The inner city of Christchurch is making great progress in rebuilding since the earthquake devastated it in 2011.
Yes, there are those that still say it is too slow, but the challenges have been immense from finding funds – how to pay for it all, availability of resources, bureaucratic hurdles, and trying to envisage what a new 21st century city in New Zealand will be like.
Out of all the confusion and complexity, a wonderful new place is emerging.
With The Terrace project almost open, soonyou will be able to walk along a beautifully developing riverfront, past the earthquake memorial and the stunning new riverside buildings through The Terrace development, then into the retail precinct of the BNZ Centre, ANZ Centre, The Crossing, Stranges Lane and the Innovation Precinct beyond, with short detours along the way to Ballantynes and the soon-to-be built Farmers Market.
With the new library, convention centre and Spark building underway, the Square will begin its revival. The Town Hall, Theatre Royal and The Piano are exciting new and revamped performance spaces for entertainment.
The very large cinema multiplex, well under construction, opposite the completed bus exchange with the inner-city supermarket nearby, is fast-becoming another real urban hub.
Christchurch is turning into a real city again with the pieces all starting to fall into place.
One essential component is lagging behind though – which is inner city housing.
There are good examples emerging – the Atlas Quarter is one and the East Frame housing is also finally underway, but it is challenging.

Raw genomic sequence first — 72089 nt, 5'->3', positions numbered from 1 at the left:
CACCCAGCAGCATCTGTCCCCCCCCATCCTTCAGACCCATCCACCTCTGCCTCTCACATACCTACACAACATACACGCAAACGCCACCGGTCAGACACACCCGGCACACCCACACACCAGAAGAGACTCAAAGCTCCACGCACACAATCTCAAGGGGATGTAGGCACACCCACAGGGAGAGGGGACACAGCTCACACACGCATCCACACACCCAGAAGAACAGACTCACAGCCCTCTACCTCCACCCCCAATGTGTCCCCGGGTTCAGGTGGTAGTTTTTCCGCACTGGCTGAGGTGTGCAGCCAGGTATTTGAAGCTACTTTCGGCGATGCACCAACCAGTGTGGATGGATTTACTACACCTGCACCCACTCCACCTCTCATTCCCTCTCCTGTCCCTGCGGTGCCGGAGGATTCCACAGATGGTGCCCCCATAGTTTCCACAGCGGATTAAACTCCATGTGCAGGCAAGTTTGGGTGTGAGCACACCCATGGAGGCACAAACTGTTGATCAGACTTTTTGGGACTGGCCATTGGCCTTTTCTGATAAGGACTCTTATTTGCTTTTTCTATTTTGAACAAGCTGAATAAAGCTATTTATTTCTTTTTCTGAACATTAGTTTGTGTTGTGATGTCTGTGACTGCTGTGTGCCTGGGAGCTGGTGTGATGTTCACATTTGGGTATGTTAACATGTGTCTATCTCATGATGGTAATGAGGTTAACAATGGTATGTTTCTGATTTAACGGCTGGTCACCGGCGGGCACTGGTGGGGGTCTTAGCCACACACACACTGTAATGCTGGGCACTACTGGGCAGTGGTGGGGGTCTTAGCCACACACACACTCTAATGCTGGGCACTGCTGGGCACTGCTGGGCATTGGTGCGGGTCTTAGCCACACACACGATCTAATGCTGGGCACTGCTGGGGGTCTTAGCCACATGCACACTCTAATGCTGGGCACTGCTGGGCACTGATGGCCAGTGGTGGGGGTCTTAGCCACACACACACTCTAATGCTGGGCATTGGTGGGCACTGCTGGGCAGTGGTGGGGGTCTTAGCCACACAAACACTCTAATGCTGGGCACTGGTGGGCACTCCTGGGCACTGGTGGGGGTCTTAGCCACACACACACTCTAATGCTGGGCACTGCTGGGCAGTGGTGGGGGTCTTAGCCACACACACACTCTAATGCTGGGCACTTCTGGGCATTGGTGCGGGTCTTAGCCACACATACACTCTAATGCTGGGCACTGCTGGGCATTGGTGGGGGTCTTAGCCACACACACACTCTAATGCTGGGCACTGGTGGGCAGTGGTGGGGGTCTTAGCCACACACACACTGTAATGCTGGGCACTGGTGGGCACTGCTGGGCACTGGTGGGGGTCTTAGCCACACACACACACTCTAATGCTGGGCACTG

Land costs, construction costs, providing good quality affordable housing that will not become future slums, are all difficult issues to resolve.
The city though, is becoming a vibrant urban environment and there is a growing demand from people wanting to be part of it – to live the type of city lifestyle that is so appealing in other parts of the world.
There is also demand at the upper end of the market for high-end luxury apartments.
There is one high-end apartment tower well under construction now in Armagh Street. A nine level, 14 apartment, 30-meter-high tower, being built to an exceptionally high standard, designed by Sheppard & Rout Architects.
It will be New Zealand’s first base-isolated, purely residential apartment high rise.
The tower essentially sits on lead / rubber bearings that provide shock absorption between the ground and the apartments.
It is designed for differential movement between the earth and building of almost half a meter. A significant earthquake that shakes the ground should only be minimally transferred to the tower.
This leading edge earthquake resisting technology, which was originally developed in New Zealand, has already been adopted for a number of office buildings and hospitals in Christchurch.
The use of this in the places people live is an exciting next step. This means the apartment building will be a very secure and safe place to live in Christchurch’s earthquake-prone environment.
It is not the only earthquake-resisting technology available and other methods are also being implemented to ensure we have a resilient building stock for the future.
This construction of buildings that are safe and perceived to be safe is an essential part of Christchurch’s healing and revival.
The hope is that these apartments and others will set a trend for the construction of more quality residential apartments, as well as affordable housing within the inner city, turning Christchurch into a true urban environment where people can live, work and play together.
A city we can all be proud of.
Sheppard & Rout Architects
104 Salisbury Street Christchurch
(03) 366 1562 / email@example.com